The situation remained tense in the afternoon as many shop owners stood at the entrances of their businesses and expressed worries. They said it all started when two men, believed to be South Africans, had a slight physical fight on the corner of Jeppe and Delvers streets. Many bystanders apparently screamed at the two fighters making noise that scared foreign business owners.
“I heard people screaming and closed my shop thinking the noise was made by people who wanted to loot us, said Ethopian national Nasir Jabel.
Another Ethopian national, Elias Kassa, said he did not open his clothing shop for the whole day because he feared being attacked and looted.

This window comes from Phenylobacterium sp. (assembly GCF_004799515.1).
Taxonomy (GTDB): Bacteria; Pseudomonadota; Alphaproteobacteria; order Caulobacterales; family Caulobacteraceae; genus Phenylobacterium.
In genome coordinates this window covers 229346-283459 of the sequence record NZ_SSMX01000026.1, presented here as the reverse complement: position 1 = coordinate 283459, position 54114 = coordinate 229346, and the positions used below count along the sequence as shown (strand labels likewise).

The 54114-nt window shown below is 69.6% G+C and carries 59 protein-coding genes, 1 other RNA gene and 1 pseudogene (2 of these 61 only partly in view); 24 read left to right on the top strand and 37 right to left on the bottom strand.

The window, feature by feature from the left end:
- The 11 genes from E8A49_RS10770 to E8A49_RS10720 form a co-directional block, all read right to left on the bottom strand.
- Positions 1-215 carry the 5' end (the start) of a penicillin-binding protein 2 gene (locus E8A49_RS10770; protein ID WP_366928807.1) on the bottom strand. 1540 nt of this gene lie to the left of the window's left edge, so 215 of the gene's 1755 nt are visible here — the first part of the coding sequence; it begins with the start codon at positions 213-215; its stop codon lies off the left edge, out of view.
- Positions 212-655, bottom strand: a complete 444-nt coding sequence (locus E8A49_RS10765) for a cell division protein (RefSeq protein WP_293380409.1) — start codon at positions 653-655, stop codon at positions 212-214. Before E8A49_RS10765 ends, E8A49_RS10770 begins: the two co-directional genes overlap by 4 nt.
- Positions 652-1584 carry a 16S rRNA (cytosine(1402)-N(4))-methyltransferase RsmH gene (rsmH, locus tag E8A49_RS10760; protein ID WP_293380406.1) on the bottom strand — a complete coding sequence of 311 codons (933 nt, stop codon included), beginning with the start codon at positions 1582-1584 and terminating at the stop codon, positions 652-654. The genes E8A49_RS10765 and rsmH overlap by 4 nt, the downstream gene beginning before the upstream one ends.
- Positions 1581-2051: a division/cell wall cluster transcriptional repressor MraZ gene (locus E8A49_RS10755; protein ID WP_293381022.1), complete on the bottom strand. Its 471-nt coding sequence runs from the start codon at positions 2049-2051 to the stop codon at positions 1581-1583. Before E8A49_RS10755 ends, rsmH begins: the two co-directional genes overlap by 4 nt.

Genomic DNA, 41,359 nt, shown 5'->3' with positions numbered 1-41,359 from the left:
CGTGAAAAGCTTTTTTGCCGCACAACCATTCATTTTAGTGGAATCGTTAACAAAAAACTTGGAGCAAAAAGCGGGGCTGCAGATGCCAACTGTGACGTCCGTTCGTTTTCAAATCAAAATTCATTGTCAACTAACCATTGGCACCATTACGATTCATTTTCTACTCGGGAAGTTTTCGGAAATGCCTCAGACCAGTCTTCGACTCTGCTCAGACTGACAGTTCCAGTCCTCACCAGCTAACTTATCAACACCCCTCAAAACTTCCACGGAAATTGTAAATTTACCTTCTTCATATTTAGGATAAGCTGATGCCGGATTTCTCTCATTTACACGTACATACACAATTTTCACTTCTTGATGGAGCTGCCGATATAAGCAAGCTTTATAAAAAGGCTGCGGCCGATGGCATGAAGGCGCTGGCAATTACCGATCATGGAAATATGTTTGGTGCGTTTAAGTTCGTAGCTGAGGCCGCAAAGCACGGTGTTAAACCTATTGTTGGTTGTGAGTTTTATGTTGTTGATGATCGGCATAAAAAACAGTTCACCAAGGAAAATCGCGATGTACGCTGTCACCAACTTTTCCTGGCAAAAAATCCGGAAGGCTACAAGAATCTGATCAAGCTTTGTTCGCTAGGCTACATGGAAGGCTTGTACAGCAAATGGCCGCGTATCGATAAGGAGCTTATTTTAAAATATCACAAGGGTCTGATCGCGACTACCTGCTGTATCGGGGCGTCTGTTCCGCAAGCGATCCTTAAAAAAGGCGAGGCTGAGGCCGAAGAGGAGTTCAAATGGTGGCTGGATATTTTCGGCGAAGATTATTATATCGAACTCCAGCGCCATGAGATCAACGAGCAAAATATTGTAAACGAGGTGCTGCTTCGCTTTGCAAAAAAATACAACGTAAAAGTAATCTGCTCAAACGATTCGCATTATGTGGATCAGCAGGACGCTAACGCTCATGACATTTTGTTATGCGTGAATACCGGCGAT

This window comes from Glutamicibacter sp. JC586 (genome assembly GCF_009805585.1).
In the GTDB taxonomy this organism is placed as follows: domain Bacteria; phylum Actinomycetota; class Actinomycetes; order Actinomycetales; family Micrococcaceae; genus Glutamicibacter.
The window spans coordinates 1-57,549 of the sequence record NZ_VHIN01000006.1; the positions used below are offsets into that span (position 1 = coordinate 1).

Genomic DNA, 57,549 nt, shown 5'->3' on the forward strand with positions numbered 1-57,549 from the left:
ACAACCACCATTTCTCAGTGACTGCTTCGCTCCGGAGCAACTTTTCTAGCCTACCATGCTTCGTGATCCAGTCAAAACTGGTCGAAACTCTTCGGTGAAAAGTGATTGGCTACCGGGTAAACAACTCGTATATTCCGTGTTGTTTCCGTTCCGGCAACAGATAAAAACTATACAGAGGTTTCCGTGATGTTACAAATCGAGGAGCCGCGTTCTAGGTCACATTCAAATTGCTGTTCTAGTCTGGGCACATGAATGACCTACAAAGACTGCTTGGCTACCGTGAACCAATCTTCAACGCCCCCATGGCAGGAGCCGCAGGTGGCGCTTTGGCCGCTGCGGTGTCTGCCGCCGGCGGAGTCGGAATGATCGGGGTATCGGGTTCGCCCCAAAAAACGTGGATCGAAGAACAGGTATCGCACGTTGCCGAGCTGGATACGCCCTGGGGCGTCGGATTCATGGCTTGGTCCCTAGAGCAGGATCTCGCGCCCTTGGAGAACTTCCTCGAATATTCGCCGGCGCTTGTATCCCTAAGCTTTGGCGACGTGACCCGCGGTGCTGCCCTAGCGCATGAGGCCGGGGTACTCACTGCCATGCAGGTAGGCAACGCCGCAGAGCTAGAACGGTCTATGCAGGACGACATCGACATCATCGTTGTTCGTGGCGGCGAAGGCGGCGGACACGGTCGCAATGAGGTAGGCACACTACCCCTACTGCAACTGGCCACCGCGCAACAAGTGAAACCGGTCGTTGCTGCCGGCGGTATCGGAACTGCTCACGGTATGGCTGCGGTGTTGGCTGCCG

“What I saw in the news on television last night scared me. I don’t want to be burned alive like other people,” said Kassa.
Local street vendor Lesiba Monama blamed the whole shut down on what he called unemployed people who always wandered on the streets in the city.
“We are worried about this situation. There is no xenophobia here but some people just want to loot the shops,” he said.
Several other local business owners and vendors said they were also concerned about the potential outbreak of xenophobic mayhem. They said the outbreak would make it difficult for them to trade in the city.
The police could not immediately be reached for comment.